Kathmandu - A
dedicated clean-up team sent to Mount Everest has collected three
tonnes of garbage in its first two weeks, officials said on Wednesday, in
an ambitious plan to clean the world's highest rubbish dump.
Decades of commercial mountaineering have left the pristine mountain
polluted as an increasing number of big-spending climbers pay little
attention to the ugly footprint they leave behind.
Fluorescent tents, discarded climbing equipment, empty gas canisters
and even human excrement litter the well-trodden route to the summit of
the 8 848m peak.
As this year's spring climbing season kicked off last month, the
Nepal government sent a 14-member team with a target to bring back
10 000kg (10 tonnes) of trash from Everest within a month and a
The team has collected and bundled the three tonnes of rubbish,
including empty cans, bottles, plastic and discarded climbing gear from
the base camp and surrounding areas bustling with climbers preparing and
acclimatising to summit Everest.
"The clean-up campaign team has just started and members have
ascended to higher camps to collect more garbage," said Dandu Raj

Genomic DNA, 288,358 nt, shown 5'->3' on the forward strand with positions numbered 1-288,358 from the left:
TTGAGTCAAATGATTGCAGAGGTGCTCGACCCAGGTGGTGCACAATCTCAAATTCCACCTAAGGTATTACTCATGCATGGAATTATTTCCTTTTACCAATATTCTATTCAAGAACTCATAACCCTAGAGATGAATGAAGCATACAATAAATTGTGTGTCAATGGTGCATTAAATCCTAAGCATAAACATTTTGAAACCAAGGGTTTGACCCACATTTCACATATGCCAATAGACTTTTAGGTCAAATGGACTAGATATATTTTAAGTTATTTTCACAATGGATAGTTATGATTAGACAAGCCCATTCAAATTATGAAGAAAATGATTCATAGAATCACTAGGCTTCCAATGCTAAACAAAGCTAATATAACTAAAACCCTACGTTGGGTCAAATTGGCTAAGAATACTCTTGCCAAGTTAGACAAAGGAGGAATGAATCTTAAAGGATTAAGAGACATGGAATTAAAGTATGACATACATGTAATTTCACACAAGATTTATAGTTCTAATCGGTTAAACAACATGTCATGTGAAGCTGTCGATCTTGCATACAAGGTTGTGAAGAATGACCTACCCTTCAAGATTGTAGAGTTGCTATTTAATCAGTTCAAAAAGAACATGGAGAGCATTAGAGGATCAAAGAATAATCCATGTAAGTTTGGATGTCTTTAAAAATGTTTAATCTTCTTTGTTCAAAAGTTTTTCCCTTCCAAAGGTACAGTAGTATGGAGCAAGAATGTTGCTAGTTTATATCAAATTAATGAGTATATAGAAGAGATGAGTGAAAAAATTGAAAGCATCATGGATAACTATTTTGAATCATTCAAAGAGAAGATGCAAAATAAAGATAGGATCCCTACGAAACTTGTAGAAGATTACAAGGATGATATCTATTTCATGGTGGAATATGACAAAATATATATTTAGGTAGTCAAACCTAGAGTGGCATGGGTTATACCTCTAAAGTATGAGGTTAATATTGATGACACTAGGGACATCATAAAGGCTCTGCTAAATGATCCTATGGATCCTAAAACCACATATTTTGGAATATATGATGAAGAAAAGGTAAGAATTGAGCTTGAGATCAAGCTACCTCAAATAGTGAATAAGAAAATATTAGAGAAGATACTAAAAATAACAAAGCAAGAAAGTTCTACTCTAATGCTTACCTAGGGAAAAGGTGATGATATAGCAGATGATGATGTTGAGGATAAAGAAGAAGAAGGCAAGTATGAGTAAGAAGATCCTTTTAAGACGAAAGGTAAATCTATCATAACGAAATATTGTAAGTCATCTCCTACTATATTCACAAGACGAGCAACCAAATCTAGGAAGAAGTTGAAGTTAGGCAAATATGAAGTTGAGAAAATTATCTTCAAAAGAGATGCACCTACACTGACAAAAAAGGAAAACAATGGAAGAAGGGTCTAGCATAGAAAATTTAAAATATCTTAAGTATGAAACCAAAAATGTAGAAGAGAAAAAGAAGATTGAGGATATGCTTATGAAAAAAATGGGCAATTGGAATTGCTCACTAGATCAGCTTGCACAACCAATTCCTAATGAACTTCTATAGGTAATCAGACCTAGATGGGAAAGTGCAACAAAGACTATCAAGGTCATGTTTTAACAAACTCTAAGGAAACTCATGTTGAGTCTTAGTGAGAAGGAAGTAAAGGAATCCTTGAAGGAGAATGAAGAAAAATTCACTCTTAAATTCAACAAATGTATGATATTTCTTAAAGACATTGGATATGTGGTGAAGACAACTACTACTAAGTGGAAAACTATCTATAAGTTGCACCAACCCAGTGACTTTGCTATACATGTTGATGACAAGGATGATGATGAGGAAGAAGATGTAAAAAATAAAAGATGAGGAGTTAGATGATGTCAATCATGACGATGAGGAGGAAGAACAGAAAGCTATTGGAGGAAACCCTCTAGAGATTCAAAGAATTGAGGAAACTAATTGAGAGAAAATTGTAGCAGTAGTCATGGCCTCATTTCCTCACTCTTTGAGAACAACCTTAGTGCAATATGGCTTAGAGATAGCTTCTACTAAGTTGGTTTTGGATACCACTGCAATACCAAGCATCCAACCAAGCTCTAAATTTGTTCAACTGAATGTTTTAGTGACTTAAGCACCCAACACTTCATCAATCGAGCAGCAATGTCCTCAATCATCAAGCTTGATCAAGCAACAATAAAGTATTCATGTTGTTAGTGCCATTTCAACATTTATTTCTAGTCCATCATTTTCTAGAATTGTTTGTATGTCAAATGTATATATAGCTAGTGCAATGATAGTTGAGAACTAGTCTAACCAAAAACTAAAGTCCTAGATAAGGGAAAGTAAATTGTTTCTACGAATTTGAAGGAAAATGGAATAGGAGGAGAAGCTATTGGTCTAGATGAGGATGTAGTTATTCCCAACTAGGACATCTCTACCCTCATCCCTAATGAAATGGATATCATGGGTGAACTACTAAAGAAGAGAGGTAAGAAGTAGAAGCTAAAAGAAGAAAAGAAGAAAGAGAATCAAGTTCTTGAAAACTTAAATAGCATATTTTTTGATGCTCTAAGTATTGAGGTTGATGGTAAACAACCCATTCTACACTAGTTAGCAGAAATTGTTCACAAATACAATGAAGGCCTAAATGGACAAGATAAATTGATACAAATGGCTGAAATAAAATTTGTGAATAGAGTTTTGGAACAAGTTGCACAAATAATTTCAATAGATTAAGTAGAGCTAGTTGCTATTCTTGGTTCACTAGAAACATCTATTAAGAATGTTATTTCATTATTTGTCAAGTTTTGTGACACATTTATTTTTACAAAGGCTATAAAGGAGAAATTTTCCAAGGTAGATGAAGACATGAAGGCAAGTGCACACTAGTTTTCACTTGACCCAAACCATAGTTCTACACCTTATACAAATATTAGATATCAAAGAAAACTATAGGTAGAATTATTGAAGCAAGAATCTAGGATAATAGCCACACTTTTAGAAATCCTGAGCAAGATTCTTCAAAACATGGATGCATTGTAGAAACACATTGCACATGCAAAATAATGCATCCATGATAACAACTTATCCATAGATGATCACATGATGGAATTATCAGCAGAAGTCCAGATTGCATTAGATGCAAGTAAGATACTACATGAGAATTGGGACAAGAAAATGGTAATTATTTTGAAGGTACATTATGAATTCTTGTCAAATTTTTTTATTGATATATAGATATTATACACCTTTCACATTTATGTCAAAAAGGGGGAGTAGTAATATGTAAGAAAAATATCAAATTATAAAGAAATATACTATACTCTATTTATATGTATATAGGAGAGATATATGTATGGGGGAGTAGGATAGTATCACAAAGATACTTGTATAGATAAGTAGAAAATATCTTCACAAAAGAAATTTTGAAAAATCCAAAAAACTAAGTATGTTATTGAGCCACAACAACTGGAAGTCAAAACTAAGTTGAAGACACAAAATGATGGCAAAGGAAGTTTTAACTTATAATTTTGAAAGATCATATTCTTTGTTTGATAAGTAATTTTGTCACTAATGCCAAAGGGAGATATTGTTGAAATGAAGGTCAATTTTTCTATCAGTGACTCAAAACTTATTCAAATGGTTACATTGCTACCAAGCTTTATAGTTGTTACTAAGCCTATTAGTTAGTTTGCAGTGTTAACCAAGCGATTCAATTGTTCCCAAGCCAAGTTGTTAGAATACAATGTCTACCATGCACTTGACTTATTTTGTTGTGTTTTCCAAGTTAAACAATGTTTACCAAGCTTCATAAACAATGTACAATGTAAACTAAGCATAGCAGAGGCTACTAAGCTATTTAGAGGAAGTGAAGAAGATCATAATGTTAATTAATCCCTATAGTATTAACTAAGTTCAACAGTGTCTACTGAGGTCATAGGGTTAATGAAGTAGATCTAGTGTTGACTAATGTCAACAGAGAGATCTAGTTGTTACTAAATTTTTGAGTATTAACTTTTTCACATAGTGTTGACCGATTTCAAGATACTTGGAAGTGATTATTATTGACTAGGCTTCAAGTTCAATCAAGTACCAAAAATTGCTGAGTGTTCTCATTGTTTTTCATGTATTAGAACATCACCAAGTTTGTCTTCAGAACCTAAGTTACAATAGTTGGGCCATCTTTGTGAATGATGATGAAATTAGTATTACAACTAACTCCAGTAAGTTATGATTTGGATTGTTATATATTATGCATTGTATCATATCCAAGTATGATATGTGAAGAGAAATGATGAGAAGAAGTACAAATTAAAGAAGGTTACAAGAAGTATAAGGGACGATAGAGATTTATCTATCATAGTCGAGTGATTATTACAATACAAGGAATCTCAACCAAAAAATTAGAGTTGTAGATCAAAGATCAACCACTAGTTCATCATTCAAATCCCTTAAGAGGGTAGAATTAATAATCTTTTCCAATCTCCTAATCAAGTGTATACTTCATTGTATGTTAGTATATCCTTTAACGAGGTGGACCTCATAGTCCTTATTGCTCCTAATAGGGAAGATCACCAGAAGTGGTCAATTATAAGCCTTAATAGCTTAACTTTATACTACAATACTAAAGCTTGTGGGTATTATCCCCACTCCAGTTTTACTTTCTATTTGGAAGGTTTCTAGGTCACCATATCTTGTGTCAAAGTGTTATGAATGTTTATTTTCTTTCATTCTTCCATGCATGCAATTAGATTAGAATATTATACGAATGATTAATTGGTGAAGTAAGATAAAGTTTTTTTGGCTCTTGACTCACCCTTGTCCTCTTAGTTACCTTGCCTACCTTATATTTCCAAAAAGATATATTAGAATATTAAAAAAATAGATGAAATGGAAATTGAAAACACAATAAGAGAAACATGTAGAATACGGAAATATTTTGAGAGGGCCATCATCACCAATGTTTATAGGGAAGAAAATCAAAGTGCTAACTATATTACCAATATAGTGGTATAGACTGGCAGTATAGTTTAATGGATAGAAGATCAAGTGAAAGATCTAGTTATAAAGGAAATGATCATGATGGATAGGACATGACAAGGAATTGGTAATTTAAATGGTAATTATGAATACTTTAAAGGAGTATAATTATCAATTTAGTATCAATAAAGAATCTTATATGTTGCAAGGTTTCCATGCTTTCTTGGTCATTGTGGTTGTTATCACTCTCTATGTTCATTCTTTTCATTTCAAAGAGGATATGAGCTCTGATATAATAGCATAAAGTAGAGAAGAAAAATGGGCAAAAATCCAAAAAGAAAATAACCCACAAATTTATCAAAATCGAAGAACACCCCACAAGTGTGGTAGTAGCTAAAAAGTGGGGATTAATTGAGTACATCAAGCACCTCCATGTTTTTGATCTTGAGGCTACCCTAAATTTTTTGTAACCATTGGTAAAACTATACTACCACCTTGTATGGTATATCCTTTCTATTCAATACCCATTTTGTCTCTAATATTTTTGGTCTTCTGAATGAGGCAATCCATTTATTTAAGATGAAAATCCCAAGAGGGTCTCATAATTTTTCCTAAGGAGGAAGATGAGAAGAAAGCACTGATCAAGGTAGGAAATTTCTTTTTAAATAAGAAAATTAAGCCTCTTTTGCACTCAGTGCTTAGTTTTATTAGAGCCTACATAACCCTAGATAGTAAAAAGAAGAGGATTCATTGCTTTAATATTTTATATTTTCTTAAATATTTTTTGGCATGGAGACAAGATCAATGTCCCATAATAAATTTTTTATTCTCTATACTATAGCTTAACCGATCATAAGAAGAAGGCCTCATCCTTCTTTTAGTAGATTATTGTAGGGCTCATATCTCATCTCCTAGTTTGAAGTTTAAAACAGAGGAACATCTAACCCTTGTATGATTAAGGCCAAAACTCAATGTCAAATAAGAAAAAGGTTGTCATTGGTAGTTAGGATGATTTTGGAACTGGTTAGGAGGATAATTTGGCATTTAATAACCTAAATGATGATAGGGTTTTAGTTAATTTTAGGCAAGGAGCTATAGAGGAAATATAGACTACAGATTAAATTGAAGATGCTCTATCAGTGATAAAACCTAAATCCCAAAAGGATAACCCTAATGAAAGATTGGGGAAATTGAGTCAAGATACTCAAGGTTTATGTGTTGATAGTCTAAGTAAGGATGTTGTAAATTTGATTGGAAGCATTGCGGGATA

Ghimire, chief of Nepal's tourism department.
An army helicopter transported a third of the collected trash to
Kathmandu for recycling. The remaining biodegradable trash was taken to
the neighbouring Okhaldhunga district for proper disposal.
Eight members are now cleaning Camp 2 at 6 400m and teams of
three will take turns to go up to Camp 4 at 7 950m, where they
will spend 15 days litter-picking on the snowy slopes.
"The clean-up campaign will be continued in the coming seasons as
well to make the world's tallest mountain clean. It is our
responsibility to keep our mountains clean," Ghimire said.
Governments on both sides of the mountain have been battling the human waste and trash left by an increasing number of climbers.
Six years ago, Nepal implemented a $4 000 rubbish deposit per team
that would be refunded if each climber brought down at least 8kg of waste, but only half of the climbers return with their
In February, China banned non-climbers from accessing its Everest
base camp in Tibet in an attempt to clean up its side of the mountain.
Over 4 000 people have climbed Everest so far, and last year saw a record 807 climbers reach the summit.
Melting glaciers caused by global warming are exposing trash and even
bodies that have accumulated on the mountain since Edmund Hillary and
Tenzing Norgay made the first successful summit 66 years ago.